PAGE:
Sam Sheedy says he is facing the biggest opportunity of his boxing life on Saturday.
The Sheffield light middleweight fights African Frank Dodze in a Commonwealth title eliminator.
“It is my big break” he says. “I win this and we can order the Commonwealth title champion to fight me within 90 days. That’s such a brilliant opportunity.”
Sheedy, 27, deserves a positive break after a heroic but ultimately losing performance last time out - a controversial points defeat to Rotherham’s Nav Mansouri, at the Magna Centre, where he returns for Saturday’s bout.
“I lost my last fight against Nav but if anything that has raised my stock” he said. “I think I have gained more fans and profile from that. It has not held me back, it has propelled me forward to box this fight which is going to boost my profile even more. One hundred percent - it’s made me a better boxer.
“I am still gutted that I lost but I think what is really good about it is that the fight was on TV so I don’t need to tell everybody I should have won. Every single person I have spoken to thinks I won that fight.”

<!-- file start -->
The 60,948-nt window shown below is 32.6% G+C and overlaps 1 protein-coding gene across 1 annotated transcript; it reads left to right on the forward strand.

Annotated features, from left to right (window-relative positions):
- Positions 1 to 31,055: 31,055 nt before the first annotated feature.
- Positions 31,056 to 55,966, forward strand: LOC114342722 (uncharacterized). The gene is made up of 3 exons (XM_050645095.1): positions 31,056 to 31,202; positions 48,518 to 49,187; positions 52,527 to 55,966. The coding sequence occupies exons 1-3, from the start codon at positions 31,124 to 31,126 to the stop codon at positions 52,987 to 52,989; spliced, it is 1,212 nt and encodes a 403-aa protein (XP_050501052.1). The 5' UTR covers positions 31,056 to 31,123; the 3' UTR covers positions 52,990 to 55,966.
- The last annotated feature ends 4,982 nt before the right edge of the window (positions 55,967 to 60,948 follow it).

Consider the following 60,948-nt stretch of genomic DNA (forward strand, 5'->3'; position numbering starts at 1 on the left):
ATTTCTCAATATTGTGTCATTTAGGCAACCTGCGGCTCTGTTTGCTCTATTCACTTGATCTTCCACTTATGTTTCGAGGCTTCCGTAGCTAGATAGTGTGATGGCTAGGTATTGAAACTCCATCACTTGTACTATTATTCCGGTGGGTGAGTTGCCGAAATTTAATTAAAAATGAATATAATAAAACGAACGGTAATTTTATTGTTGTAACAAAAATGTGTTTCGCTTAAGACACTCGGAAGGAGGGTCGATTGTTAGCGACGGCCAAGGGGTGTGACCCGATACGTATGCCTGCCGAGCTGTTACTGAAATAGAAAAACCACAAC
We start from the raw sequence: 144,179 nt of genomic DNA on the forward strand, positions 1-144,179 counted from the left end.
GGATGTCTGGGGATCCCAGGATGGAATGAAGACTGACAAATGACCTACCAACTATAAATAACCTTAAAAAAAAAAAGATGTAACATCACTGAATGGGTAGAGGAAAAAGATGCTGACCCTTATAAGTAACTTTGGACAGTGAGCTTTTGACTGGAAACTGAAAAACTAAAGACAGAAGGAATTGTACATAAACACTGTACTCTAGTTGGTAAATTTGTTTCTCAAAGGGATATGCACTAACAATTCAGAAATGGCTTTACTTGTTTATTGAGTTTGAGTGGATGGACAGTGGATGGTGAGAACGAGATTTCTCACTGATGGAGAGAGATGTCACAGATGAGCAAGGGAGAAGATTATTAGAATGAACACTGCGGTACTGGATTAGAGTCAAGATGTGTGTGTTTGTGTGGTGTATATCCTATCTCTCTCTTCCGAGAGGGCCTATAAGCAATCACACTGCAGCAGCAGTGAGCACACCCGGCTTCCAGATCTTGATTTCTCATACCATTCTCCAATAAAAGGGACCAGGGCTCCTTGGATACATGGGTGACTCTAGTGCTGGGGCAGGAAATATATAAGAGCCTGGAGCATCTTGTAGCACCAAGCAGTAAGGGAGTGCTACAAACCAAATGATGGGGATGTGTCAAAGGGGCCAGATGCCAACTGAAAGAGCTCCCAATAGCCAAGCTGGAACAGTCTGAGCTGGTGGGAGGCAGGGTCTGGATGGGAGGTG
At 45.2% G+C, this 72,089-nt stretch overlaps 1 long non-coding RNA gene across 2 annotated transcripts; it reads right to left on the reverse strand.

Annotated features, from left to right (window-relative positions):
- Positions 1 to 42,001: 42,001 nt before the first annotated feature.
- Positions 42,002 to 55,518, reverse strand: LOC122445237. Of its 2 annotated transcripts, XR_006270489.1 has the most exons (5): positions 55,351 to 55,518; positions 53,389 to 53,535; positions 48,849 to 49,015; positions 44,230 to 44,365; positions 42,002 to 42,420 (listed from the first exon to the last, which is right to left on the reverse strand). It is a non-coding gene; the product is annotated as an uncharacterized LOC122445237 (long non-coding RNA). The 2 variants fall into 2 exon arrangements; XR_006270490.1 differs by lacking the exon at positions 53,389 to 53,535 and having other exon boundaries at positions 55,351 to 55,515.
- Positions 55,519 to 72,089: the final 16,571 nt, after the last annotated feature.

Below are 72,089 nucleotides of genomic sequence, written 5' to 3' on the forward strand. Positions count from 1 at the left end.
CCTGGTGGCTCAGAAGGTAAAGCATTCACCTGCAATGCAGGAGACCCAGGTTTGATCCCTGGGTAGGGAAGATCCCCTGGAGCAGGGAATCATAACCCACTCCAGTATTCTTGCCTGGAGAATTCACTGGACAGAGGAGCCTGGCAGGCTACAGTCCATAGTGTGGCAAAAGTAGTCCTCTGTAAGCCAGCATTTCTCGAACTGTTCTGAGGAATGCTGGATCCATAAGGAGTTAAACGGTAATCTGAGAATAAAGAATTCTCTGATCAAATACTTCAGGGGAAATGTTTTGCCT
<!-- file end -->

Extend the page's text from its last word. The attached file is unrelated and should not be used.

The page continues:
He said that made it: “the best kind of loss. Now I feel liberated, I feel a weight has gone off my back. I can finally be Sam Sheedy, how I perform in the gym and take that to the ring. Because I only feel like I have been taking 60-70% into the ring with me.”
Sheedy, who has completely recovered from a facial-glassing injury in a Sheffield pub in the Summer, predicts a careful start against Dodze, from Ghana.
“I am going to go out feel him out, have a look at him. I am quite versatile as a fighter, I have always been able
to adapt to my opponent’s style. I feel 10 times more dangerous than I have been before and that’s down to the fact that I have not got an unbeaten record. It has made me a more complete fighter.”
Sheedy interrupted his preparation to criticise some fight-fans who had said they were going to buy tickets for Saturday’s show, but then pulled out.
“It’s to do with a certain group of fans that jumped on the bandwagon for the Nav fight” he said. “And now they have just jumped off it all of a sudden. I understand if you don’t want to come to a fight, if you can’t afford it, but when you are just lying? He claimed that he knew, from monitoring social media, of people who had been lavishing money on drinks and drugs, rather than saving up for the fight they’d said they were interested in.”